US President Barack Obama has said tax avoidance is a “big global problem”, in his first comments on the Panama Papers controversy.
As Iceland’s Prime Minister stepped down over the offshore funding scandal, Mr Obama made a rare appearance in the White House briefing room to say the wealthiest are gaming the tax system.
He spoke a day after the US Treasury Department unveiled new rules to close corporate inversions, by which companies move overseas to avoid taxes.
Mr Obama called the practice “one of the most insidious tax loopholes out there”.
He said the uproar over the publication of thousands of names of rich and powerful people who conducted offshore financial dealings through a Panamanian law firm was “not unique to other countries”.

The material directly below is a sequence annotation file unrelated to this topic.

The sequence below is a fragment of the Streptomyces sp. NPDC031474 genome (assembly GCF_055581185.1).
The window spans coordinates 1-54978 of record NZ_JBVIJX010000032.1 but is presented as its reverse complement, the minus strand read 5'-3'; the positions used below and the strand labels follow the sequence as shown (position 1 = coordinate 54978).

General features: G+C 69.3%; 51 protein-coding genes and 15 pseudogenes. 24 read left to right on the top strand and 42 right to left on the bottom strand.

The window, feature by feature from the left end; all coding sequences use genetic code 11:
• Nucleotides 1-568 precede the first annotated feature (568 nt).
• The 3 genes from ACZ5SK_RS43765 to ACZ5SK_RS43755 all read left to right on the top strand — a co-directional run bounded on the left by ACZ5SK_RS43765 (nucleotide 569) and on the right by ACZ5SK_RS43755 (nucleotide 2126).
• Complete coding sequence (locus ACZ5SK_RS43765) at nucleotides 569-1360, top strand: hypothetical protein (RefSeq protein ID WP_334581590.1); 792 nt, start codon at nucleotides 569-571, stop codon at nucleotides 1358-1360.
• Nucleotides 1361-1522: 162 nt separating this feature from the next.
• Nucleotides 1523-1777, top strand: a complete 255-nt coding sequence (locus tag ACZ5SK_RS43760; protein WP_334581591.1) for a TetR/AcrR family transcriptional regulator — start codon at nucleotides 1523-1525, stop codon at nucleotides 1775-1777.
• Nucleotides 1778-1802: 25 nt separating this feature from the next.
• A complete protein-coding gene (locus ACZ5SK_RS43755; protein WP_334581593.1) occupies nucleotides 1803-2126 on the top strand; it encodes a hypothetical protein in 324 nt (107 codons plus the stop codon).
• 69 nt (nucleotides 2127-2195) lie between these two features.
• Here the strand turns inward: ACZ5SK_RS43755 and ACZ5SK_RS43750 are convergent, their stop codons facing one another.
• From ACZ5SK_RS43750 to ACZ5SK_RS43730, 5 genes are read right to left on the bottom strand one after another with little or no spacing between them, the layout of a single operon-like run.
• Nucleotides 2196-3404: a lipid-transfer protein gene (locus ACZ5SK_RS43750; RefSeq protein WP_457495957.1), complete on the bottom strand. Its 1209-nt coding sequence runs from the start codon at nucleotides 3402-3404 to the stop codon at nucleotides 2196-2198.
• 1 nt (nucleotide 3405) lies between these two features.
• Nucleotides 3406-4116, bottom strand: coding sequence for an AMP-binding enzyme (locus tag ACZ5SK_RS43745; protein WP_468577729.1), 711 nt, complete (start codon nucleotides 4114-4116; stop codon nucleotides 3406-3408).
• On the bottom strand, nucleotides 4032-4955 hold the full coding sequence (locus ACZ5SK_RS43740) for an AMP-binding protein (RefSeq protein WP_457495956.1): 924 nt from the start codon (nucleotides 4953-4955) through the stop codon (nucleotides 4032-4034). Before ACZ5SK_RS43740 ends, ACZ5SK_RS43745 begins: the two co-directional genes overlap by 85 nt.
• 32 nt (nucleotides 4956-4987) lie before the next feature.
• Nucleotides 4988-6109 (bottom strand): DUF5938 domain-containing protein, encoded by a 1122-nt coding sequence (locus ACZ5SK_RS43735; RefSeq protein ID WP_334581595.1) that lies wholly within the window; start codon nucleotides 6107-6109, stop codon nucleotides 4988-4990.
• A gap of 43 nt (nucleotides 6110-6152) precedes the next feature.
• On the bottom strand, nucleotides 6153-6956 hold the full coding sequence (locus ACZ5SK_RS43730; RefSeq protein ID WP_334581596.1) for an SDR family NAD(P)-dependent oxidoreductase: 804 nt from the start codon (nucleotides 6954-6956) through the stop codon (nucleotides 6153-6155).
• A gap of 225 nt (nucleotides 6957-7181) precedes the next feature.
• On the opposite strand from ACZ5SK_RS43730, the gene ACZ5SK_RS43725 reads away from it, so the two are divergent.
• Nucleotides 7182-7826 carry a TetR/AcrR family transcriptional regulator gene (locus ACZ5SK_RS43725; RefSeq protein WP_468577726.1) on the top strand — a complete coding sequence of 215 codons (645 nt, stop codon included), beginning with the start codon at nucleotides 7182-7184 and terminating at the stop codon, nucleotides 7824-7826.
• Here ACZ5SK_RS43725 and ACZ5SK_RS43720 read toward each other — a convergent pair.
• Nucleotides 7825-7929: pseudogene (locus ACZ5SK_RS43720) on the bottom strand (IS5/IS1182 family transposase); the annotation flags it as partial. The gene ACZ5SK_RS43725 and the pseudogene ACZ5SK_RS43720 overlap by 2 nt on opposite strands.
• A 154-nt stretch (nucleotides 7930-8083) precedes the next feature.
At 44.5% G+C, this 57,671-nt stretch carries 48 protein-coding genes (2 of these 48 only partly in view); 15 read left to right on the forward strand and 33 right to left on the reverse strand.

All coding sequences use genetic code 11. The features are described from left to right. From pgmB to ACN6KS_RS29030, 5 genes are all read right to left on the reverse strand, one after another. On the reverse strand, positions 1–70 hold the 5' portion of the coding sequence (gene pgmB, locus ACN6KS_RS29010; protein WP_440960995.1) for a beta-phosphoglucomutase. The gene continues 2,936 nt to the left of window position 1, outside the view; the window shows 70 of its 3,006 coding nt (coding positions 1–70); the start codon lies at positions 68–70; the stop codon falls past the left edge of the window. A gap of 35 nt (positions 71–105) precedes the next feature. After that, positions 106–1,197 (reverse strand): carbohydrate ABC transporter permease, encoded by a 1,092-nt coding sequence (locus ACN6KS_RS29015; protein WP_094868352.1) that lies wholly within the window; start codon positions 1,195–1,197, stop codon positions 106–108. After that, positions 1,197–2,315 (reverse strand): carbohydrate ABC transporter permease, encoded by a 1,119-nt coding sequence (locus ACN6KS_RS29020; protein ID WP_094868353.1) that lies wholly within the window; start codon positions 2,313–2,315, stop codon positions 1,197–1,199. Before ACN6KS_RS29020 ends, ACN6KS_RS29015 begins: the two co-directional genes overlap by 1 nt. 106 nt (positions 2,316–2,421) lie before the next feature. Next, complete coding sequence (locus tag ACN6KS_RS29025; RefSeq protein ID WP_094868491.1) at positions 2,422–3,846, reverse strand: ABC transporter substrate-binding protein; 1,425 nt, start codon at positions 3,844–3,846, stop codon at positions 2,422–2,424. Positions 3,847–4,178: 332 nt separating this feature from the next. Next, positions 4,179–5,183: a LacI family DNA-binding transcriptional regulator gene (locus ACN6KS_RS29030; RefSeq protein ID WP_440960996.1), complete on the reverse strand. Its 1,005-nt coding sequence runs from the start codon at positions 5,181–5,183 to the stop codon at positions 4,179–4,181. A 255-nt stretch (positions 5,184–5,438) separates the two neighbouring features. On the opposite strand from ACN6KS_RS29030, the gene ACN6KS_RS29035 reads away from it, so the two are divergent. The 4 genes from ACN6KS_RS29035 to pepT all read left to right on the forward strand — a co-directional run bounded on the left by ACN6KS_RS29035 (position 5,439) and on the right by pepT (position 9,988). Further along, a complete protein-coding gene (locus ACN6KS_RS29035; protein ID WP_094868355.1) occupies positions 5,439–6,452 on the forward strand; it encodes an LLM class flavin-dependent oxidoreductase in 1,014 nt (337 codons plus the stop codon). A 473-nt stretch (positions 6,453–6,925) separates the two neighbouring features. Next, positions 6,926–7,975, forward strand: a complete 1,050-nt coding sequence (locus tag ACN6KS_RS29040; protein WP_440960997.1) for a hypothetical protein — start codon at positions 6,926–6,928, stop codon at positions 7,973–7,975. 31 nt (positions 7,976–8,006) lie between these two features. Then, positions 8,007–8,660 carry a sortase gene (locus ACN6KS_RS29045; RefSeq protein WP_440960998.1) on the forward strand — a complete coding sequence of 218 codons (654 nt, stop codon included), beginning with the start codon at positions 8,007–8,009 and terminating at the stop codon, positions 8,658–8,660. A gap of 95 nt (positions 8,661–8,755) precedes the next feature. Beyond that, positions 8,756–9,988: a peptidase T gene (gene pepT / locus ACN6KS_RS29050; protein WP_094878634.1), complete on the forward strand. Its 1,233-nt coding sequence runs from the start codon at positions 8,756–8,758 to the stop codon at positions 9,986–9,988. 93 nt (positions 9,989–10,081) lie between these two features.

“There are folks here in America who are taking advantage of the same stuff,” he added.
Mr Obama said corporate tax loopholes make it harder to spend money to keep the economy strong.
He said they also hurt working families because the lost revenue “has to be made up somewhere”.
“A lot of these loopholes come at the expense of middle-class families,” Mr Obama said.
He added that such a practice “sticks the rest of us with the tab”.
The US President, a Democrat, called on the Republican-controlled Congress to close the loophole for good.
The Treasury Department’s action has thrown a series of proposed mergers into question, including Pfizer’s $160bn deal to buy Dublin-based Botox-maker Allergan.